Committee brings articles of impeachment against prosecutor who traded favors for nude photos

Kentucky Commonwealth's Attorneys' Association

Articles of Impeachment have been brought forward by a House committee against Commonwealth’s Attorney Ronnie Goldy.

Goldy, who handles felony cases in the 21st Circuit of Bath, Montgomery, Menifee and Rowan counties, became ensnared in controversy when news broke that he did legal favors for a woman in exchange for nude photos.

Screen shots of Facebook messages provided to the Lexington Herald-Leader showed that Goldy sent the woman, Misty Helton, gas money at one point; searched whether she had outstanding arrest warrants; said he would try to move court dates for her; and advised her on getting back her car, which had been impounded after an arrest.

The final report of the committee included 199 pages of Facebook messages between Goldy and Helton.

There are three articles of impeachment:

- The first is based on the Kentucky Supreme Court’s suspension of Goldy’s license, rendering him unable to perform the obligations of his office.

- The second is based on his inappropriate communications with a defendant without her attorney attorney present.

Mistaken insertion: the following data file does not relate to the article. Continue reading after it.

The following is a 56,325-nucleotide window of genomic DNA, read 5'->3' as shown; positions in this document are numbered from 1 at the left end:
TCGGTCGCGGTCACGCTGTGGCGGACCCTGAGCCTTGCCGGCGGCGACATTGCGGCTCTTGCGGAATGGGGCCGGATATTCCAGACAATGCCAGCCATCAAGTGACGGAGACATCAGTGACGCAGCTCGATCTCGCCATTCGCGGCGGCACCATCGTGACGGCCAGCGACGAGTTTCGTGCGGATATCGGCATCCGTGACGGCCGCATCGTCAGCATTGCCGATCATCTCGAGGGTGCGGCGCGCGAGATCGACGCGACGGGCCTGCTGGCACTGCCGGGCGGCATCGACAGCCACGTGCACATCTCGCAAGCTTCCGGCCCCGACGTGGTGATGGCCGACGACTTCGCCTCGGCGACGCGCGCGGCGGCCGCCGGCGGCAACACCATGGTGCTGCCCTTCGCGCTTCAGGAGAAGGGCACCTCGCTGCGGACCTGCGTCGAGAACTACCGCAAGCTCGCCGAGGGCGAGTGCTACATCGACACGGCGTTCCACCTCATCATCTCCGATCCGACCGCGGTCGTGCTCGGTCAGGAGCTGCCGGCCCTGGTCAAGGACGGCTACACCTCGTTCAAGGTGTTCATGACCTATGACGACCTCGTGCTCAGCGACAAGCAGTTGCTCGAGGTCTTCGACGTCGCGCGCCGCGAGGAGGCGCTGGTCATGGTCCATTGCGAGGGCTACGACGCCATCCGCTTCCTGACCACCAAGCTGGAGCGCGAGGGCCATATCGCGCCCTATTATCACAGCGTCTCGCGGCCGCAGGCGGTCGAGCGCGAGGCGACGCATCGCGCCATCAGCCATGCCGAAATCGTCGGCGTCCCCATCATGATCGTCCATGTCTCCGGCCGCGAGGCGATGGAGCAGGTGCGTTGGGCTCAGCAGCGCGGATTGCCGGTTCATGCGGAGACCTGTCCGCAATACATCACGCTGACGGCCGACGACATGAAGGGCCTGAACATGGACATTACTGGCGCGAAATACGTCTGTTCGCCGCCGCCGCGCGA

- The third is related to his receiving something as quid pro quo for actions as Commonwealth’s Attorney.

Goldy defends himself in a 55-page response, forwarding a claim that the nude photos and videos Helton sent him were “an extension of the friendship they had developed.” He cites an interview conducted by the Mt. Sterling Advocate with Helton, who told a reporter that Goldy was trying to do the right thing and was “a good person.”

He said in his response that “at NO time” did he ever ask Helton for nude images and instead asked her for video of illegal drug activity.

With the impeachment committee’s move to approve the articles of impeachment, the next step is for the House to vote to move forward with impeachment. If the House impeaches him, the case would be prosecuted before the state Senate

Three different Commonwealth’s Attorneys, members of the Prosecutors Advisory Council, told the committee that Goldy’s actions “rose to a level of violation of public trust sufficient to warrant impeachment.”

If the full House votes to impeach Goldy, the case would be prosecuted before the state Senate.

Unlike another Commonwealth’s Attorney facing potential impeachment, Rick Boling, Goldy has not yet resigned from his office.

The resolution to impeach Goldy was first brought forward by Rep. Jason Nemes, R-Louisville, who has previously held administrative roles in the state’s judicial system.